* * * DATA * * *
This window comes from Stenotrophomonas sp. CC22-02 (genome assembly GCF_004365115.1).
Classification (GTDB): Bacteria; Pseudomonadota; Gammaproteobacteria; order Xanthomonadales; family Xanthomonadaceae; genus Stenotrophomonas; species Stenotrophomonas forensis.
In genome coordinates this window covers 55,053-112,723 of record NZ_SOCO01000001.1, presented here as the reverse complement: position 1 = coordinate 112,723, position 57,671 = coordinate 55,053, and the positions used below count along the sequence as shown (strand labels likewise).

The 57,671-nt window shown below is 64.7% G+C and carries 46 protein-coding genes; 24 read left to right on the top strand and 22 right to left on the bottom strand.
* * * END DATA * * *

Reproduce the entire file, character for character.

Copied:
This window comes from Stenotrophomonas sp. CC22-02 (genome assembly GCF_004365115.1).
Classification (GTDB): Bacteria; Pseudomonadota; Gammaproteobacteria; order Xanthomonadales; family Xanthomonadaceae; genus Stenotrophomonas; species Stenotrophomonas forensis.
In genome coordinates this window covers 55,053-112,723 of record NZ_SOCO01000001.1, presented here as the reverse complement: position 1 = coordinate 112,723, position 57,671 = coordinate 55,053, and the positions used below count along the sequence as shown (strand labels likewise).

The 57,671-nt window shown below is 64.7% G+C and carries 46 protein-coding genes; 24 read left to right on the top strand and 22 right to left on the bottom strand.